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       sysconf - Get configuration information at runtime


       #include <unistd.h>

       long sysconf(int name);


       POSIX  allows  an  application  to  test at compile or run time whether
       certain options  are  supported,  or  what  the  value  is  of  certain
       configurable constants or limits.

       At  compile time this is done by including <unistd.h> and/or <limits.h>
       and testing the value of certain macros.

       At run time, one  can  ask  for  numerical  values  using  the  present
       function sysconf().  On can ask for numerical values that may depend on
       the file  system  a  file  is  in  using  the  calls  fpathconf(3)  and
       pathconf(3).  One can ask for string values using confstr(3).

       The  values  obtained  from  these  functions  are system configuration
       constants.  They do not change during the lifetime of a process.

       For options, typically, there is a  constant  _POSIX_FOO  that  may  be
       defined in <unistd.h>.  If it is undefined, one should ask at run time.
       If it is defined to -1, then the option is not  supported.   If  it  is
       defined to 0, then relevant functions and headers exist, but one has to
       ask at runtime what degree of support is available.  If it  is  defined
       to  a  value other than -1 or 0, then the option is supported.  Usually
       the value (such as 200112L) indicates the year and month of  the  POSIX
       revision  describing  the  option.   Glibc uses the value 1 to indicate
       support as long as the POSIX revision has not been published yet.   The
       sysconf()  argument  will  be  _SC_FOO.   For  a  list  of options, see

       For variables or limits, typically, there is  a  constant  _FOO,  maybe
       defined in <limits.h>, or _POSIX_FOO, maybe defined in <unistd.h>.  The
       constant will not be defined if  the  limit  is  unspecified.   If  the
       constant  is  defined, it gives a guaranteed value, and a greater value
       might actually be supported.  If an application wants to take advantage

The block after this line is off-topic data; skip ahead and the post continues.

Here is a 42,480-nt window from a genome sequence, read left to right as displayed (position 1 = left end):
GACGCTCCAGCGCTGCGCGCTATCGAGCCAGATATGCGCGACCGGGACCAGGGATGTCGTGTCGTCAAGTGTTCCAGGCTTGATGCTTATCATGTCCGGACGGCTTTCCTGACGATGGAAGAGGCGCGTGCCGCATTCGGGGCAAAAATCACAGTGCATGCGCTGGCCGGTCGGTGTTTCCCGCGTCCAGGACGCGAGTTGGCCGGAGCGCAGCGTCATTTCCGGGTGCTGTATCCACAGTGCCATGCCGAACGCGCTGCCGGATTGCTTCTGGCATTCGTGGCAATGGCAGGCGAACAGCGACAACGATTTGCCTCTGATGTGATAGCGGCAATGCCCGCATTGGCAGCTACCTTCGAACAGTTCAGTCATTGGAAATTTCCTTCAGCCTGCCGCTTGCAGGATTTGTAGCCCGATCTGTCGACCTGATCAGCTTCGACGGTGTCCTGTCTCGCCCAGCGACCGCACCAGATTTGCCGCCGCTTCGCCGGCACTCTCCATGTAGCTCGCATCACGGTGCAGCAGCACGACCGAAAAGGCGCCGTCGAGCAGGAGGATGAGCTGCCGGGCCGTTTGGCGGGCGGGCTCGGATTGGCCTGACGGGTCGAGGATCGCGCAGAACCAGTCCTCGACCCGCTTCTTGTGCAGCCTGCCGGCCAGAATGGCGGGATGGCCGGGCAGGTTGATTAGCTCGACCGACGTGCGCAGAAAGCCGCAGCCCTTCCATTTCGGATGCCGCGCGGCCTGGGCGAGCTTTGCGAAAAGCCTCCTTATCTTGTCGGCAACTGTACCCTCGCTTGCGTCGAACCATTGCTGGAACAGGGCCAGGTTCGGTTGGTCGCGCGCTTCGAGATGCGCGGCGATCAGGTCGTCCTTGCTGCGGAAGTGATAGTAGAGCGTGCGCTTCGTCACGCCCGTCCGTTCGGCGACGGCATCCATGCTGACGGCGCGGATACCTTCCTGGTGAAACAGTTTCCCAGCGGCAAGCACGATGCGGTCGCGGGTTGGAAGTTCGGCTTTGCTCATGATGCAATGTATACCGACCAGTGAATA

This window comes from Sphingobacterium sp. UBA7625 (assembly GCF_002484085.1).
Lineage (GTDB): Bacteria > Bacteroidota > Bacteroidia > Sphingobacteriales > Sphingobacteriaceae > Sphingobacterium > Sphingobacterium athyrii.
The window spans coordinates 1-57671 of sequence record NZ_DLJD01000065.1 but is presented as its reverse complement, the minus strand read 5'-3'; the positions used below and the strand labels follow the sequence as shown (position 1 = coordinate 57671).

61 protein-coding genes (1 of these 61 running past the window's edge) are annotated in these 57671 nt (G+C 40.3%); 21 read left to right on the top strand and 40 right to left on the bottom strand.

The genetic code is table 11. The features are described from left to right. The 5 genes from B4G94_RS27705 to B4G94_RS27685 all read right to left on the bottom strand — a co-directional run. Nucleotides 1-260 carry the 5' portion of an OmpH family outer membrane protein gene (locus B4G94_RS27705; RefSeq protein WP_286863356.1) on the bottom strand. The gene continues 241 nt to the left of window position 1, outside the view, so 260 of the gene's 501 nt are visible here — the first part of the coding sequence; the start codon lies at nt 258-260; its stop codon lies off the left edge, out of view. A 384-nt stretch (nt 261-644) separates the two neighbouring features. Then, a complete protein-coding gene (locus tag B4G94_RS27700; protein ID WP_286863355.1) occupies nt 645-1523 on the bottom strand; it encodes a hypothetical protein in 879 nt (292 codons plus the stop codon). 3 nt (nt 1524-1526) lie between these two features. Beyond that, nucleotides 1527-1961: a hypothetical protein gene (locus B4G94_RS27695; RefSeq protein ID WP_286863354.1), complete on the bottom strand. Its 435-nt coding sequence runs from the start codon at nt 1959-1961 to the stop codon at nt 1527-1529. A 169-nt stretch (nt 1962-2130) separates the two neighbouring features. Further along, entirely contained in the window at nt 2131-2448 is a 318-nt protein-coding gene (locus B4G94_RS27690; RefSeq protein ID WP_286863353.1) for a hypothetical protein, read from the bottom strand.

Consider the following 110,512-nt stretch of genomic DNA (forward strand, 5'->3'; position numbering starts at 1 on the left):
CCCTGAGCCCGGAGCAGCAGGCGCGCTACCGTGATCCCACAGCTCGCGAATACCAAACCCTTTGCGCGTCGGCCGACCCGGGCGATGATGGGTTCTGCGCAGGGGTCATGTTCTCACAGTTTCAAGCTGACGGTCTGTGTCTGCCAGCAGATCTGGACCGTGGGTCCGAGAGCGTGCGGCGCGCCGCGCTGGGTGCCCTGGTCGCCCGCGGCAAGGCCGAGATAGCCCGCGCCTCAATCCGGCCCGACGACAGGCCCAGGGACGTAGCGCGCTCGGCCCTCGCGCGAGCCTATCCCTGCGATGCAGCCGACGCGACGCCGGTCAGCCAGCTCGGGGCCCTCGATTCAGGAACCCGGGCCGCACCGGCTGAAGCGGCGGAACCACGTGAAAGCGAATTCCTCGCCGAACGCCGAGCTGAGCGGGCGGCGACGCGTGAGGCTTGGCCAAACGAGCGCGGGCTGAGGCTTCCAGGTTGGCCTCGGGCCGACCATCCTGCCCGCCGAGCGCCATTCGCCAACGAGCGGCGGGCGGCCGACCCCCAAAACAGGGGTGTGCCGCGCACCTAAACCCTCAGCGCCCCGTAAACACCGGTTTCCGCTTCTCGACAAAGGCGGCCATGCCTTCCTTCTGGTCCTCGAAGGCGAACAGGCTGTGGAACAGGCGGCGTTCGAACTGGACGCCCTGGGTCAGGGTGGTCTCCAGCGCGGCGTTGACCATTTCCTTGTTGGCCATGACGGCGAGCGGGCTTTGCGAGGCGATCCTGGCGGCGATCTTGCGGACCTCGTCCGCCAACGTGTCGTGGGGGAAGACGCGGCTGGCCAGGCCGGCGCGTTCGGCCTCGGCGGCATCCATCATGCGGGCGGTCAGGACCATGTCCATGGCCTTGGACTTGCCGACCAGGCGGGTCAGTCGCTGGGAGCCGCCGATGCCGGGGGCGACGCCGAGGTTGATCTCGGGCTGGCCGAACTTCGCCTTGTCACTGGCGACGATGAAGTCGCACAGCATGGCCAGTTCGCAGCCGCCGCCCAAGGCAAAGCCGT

of  values which may change between systems, a call to sysconf() can be
       made.  The sysconf() argument will be _SC_FOO.

   POSIX.1 Variables
       We give the name of the variable, the name of  the  sysconf()  argument
       used to inquire about its value, and a short description.

       First, the POSIX.1 compatible values.

       ARG_MAX - _SC_ARG_MAX
              The  maximum  length  of  the arguments to the exec(3) family of
              functions.  Must not be less than _POSIX_ARG_MAX (4096).

              The max number of simultaneous processes per user ID.  Must  not
              be less than _POSIX_CHILD_MAX (25).

              Max  length  of  a  hostname, not including the terminating null
              byte, as returned by gethostname(2).   Must  not  be  less  than
              _POSIX_HOST_NAME_MAX (255).

              Maximum  length  of a login name, including the terminating null
              byte.  Must not be less than _POSIX_LOGIN_NAME_MAX (9).

       clock ticks - _SC_CLK_TCK
              The  number  of  clock  ticks  per  second.   The  corresponding
              variable  is obsolete.  It was of course called CLK_TCK.  (Note:
              the macro CLOCKS_PER_SEC does  not  give  information:  it  must
              equal 1000000.)

              The  maximum number of files that a process can have open at any
              time.  Must not be less than _POSIX_OPEN_MAX (20).

              Size of a page in bytes.   Must  not  be  less  than  1.   (Some
              systems use PAGE_SIZE instead.)

              The  number  of  repeated  occurrences  of  a  BRE  permitted by
              regexec(3)   and   regcomp(3).    Must   not   be   less    than
              _POSIX2_RE_DUP_MAX (255).